Chicago Bears: 2013 Five Things We Learned

5 things we learned vs. Packers

December, 29, 2013
CHICAGO -- Here are five things we learned in the Chicago Bears’ season-ending, 33-28 loss to the Green Bay Packers:

1. Bears took a step backward in 2013: The offense made strides in both personnel (Phil Emery) and scheme (Marc Trestman), but when Aaron Rodgers misses almost half the season due to injury and Green Bay still wins the division, that is a massive disappointment. Not only that, the Bears had two straight chances to clinch the NFC North and failed to do so. Lovie Smith won 10 games in 2012 before he was fired; Trestman won eight games in 2013. In doing so, the Bears lose out on the playoffs for the sixth time in the past seven seasons. Week 17 was a harsh reminder the road to the NFC North crown still goes though Green Bay, Rodgers or no Rodgers. Josh McCown kept the Bears afloat when Jay Cutler missed five games himself because of injuries, and the Bears still failed to seal the deal. On every level, 2013 is full of disappointments for Trestman & Co.

2. Massive efforts are needed to rebuild the defense: Julius Peppers’ failure to corral Rodgers on the Randall Cobb game-winning touchdown, and the Bears’ busted coverage in the secondary that allowed Cobb to get wide open in the first place, were symbolic of the team’s struggles on defense this season. The Bears badly need to find a defensive line that can pressure the quarterback and smart, ball-hawking safeties who can protect the back end of the defense. Expect a minimum of four new starters on defense in 2014, maybe more. The NFL is a league based on offense, but the Bears can’t go through another season in which the defense gives up 160 rushing yards and close to 30 points per game. There is no excuse for those types of numbers, even with all the injuries the Bears suffered on the defensive side of the ball.

3. Cutler enters the offseason on relative high note: Cutler and the offense accomplished little in the first half versus the Packers, but the second half proved to be another story. With the season on the line, Cutler finished 15-of-24 for 226 yards, 2 touchdowns, 1 interception (on the Bears’ final desperation play) and a quarterback rating of 103.8. Kind of hard to pin that loss on Cutler, in my estimation. Expect the Bears to try to sign Cutler to a multiyear deal in the offseason, but it’s doubtful the team breaks the bank to do so. Still, the odds of Cutler returning in 2014 are favorable. At least the Bears can sell the public on Cutler’s efficient game against Green Bay when/if they announce the quarterback has been locked up for the foreseeable future. Put it this way: If Cutler plays the way he did in Week 17 for the bulk of next season, the Bears should be in position to win quite a few games.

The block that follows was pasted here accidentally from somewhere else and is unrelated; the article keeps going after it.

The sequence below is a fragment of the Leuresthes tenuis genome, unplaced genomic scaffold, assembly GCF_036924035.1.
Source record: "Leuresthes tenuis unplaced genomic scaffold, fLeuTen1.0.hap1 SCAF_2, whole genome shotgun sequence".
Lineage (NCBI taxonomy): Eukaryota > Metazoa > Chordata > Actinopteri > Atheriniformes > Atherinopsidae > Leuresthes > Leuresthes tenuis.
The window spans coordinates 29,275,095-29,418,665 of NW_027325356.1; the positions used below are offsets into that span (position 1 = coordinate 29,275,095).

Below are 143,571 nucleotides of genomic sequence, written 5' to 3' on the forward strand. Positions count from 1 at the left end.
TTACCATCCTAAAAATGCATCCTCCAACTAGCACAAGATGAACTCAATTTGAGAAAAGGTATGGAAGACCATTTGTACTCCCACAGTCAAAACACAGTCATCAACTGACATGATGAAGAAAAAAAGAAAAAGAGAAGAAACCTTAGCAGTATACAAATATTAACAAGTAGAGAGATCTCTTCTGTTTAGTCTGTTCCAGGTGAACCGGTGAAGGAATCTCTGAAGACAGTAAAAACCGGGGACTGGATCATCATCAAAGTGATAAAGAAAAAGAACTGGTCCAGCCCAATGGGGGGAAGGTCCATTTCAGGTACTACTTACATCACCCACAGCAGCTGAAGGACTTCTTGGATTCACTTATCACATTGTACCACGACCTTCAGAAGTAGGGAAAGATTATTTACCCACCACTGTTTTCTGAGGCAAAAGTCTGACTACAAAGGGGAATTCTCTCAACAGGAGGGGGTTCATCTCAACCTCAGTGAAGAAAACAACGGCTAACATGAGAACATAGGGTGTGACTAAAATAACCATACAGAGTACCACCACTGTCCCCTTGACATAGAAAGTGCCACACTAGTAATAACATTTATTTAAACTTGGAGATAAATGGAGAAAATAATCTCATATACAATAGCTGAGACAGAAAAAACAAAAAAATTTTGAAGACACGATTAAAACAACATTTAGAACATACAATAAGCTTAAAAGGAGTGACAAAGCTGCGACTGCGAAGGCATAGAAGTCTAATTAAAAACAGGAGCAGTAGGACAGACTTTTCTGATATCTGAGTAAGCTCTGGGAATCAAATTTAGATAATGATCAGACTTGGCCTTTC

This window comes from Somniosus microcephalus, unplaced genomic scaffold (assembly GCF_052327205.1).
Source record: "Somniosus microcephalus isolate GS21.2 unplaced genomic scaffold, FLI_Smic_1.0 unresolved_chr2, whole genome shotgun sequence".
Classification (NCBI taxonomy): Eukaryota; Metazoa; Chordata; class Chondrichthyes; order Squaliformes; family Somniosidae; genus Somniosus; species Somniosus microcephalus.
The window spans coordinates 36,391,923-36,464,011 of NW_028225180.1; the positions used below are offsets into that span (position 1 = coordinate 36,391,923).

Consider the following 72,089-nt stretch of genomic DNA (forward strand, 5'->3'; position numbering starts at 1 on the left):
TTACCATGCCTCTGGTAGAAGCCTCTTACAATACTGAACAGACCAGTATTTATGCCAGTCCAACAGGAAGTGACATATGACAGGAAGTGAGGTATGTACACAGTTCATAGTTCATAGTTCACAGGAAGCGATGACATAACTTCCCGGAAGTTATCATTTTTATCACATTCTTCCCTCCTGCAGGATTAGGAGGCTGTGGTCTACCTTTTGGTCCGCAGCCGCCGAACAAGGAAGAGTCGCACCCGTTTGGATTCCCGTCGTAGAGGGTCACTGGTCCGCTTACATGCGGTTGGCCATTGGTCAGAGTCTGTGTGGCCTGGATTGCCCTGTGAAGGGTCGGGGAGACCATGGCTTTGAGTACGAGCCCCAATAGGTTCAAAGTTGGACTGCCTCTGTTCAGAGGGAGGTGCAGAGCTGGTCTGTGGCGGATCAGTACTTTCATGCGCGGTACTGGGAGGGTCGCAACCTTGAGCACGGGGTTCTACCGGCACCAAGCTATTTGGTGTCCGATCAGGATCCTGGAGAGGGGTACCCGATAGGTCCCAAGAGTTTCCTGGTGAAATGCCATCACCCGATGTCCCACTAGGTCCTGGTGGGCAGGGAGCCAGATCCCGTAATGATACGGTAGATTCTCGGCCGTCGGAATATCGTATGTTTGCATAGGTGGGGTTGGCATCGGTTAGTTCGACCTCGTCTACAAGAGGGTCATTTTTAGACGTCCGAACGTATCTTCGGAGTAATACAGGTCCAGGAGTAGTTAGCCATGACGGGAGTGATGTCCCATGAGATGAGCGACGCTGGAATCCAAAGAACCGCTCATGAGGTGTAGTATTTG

4. Matt Forte has career season: Lost in the agony of defeat is the fact Forte rushed for a career-best 1,339 yards and nine touchdowns this season. That is the ninth-highest total in franchise history and more than any Bears player other than the great Walter Payton. How important is Forte to the Bears? The club is 17-3 overall when the two-time Pro Bowl selection runs for at least 100 yards. Forte also had a career-high 1,933 yards from scrimmage, the fifth most in franchise history, and ends the season with 100 yards or more rushing in four of the final five games.

5. Shea McClellin to linebacker, please: With all due respect to former Bears defensive lineman Chris Zorich, there has to be a better spot on the defense for McClellin than with his hand on the ground at defensive end. To blame McClellin for the Bears’ failures on defense is silly. He had plenty of company and at least McClellin delivered the shot that knocked Rodgers out for seven weeks in the Nov. 4 game at Lambeau Field, in which he won NFC Defensive Player of the Week. But it’s hard to watch McClellin try to defend the run. He just cannot keep containment or set the edge, and he often gets stonewalled at the line of scrimmage while attempting to rush the quarterback. Sometimes, McClellin is able to use his quickness and be disruptive, but asking him to play defensive end in this defense is the equivalent of asking a right-handed pitcher to throw left handed. McClellin is not meant to be a 4-3 defensive end, but I do believe he has value. The Bears need to figure out how McClellin fits in their defense moving forward. Otherwise, the team might have to eventually chalk him up as a busted pick.